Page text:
Last edited 14 Dec 2017

Blue roof

A blue roof is a roof designed for the retention of rainwater above the waterproofing element of the roof. This is as opposed to more conventional roofs which allow for rainwater to drain from the roof.

Blue roofs are typically flat, without any fall, with control devices regulate drainage outlets that enable water to be retained or drained. They can be designed as open water surfaces, as storage within or beneath a porous or modular surface, or below a raised surface or covering.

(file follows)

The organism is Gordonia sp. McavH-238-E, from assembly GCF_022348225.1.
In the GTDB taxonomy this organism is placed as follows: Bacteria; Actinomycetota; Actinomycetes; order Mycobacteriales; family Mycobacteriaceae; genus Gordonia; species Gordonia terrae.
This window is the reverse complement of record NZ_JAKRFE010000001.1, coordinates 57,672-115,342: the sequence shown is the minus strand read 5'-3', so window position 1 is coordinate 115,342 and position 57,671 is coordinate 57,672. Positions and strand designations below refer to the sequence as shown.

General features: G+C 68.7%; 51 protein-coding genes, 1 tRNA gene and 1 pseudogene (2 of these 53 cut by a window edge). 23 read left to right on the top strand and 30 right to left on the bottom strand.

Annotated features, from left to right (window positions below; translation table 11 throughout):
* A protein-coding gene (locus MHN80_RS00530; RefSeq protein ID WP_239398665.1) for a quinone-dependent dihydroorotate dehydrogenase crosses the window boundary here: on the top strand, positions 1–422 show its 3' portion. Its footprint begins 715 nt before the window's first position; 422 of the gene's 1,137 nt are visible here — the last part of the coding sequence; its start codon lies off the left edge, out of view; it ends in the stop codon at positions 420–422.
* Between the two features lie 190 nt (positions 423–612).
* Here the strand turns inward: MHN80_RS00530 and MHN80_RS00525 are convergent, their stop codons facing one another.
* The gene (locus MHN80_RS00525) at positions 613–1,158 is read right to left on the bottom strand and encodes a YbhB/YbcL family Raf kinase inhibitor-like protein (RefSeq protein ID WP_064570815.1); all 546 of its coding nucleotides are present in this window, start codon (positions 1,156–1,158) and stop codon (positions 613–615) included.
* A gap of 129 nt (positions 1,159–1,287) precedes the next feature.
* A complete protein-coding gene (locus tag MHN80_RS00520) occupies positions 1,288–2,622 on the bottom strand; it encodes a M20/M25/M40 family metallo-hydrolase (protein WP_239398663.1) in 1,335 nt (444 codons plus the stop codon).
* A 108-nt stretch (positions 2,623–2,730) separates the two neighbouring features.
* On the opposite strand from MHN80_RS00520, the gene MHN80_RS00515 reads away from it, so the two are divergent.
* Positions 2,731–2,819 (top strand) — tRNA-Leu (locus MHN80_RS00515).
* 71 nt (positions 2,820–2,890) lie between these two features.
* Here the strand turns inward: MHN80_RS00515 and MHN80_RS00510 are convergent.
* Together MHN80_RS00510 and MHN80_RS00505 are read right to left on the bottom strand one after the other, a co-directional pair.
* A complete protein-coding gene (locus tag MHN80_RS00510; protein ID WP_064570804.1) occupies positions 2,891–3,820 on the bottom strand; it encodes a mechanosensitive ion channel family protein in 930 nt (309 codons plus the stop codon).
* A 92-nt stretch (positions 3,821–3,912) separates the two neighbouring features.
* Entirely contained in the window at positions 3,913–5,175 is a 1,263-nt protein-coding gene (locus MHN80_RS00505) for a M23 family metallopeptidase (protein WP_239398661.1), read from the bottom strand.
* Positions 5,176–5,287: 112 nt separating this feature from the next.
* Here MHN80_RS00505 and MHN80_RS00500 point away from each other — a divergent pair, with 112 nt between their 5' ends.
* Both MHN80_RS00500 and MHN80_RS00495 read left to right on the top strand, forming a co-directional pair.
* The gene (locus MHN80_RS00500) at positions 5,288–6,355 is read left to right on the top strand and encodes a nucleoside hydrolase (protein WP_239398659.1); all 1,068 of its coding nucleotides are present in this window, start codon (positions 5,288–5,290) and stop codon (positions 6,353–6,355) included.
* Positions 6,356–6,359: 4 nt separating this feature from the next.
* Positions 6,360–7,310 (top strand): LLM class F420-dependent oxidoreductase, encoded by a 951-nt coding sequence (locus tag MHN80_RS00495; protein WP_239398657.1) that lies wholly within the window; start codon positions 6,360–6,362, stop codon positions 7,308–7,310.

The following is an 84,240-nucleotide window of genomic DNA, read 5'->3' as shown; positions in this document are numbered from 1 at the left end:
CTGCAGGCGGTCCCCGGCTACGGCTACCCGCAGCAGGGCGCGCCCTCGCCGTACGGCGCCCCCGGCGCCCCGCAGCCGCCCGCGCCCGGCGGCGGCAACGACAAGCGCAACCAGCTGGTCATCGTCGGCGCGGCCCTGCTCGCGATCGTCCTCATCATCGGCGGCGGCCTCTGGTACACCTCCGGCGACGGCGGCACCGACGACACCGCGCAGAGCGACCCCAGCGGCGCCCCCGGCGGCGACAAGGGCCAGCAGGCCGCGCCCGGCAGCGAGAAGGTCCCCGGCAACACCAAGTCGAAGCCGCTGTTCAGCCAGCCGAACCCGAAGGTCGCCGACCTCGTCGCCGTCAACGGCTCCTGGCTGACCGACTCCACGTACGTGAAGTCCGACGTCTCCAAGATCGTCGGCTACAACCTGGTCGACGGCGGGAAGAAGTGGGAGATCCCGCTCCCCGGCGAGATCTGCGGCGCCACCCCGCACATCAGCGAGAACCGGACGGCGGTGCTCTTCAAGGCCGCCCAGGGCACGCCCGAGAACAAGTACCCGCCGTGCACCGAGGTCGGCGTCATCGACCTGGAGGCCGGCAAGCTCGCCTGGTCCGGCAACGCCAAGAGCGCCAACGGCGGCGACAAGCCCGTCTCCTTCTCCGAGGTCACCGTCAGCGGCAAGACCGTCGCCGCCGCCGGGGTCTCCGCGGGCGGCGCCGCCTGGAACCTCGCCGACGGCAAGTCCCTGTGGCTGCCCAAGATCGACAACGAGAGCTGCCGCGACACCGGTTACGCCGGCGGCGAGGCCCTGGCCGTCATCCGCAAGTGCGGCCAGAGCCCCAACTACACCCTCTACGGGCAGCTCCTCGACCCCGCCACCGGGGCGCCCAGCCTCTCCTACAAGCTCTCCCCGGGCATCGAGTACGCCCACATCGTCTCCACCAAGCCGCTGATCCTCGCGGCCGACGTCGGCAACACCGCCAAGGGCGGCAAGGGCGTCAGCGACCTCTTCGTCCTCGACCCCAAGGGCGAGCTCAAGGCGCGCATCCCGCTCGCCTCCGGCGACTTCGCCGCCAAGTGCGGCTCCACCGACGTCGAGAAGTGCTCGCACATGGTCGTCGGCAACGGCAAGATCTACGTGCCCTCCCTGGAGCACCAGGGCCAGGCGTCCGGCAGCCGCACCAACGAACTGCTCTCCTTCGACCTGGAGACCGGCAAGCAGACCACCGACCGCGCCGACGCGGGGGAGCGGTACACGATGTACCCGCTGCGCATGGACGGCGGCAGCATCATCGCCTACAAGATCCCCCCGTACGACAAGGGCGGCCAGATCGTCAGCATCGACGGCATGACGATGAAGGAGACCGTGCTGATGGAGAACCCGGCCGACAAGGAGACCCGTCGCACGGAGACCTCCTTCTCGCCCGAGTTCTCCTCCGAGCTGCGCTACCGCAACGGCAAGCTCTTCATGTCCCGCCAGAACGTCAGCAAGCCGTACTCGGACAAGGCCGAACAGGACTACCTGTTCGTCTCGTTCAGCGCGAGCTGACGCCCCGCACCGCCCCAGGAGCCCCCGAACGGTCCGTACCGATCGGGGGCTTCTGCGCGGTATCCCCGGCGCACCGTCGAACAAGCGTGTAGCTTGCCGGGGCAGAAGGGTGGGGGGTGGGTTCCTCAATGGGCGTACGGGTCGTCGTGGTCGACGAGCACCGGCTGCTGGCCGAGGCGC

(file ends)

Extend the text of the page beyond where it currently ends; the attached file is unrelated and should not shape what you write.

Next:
Some of the reasons for incorporating a blue roof into a building, include:

Unlike some other forms of SuDS, blue roofs make use of spaces that might otherwise be redundant without extending beyond the footprint of the building or into ground space which, depending on the density of the location, may be expensive.

To ensure safety, there must be careful estimation of the flow restriction, which calculates the peak rates of run-off and the water depth that will be formed on the roof surface. This informs the design of the safety overflows, the preventative maintenance programme, and the design and construction of the waterproofing layer.

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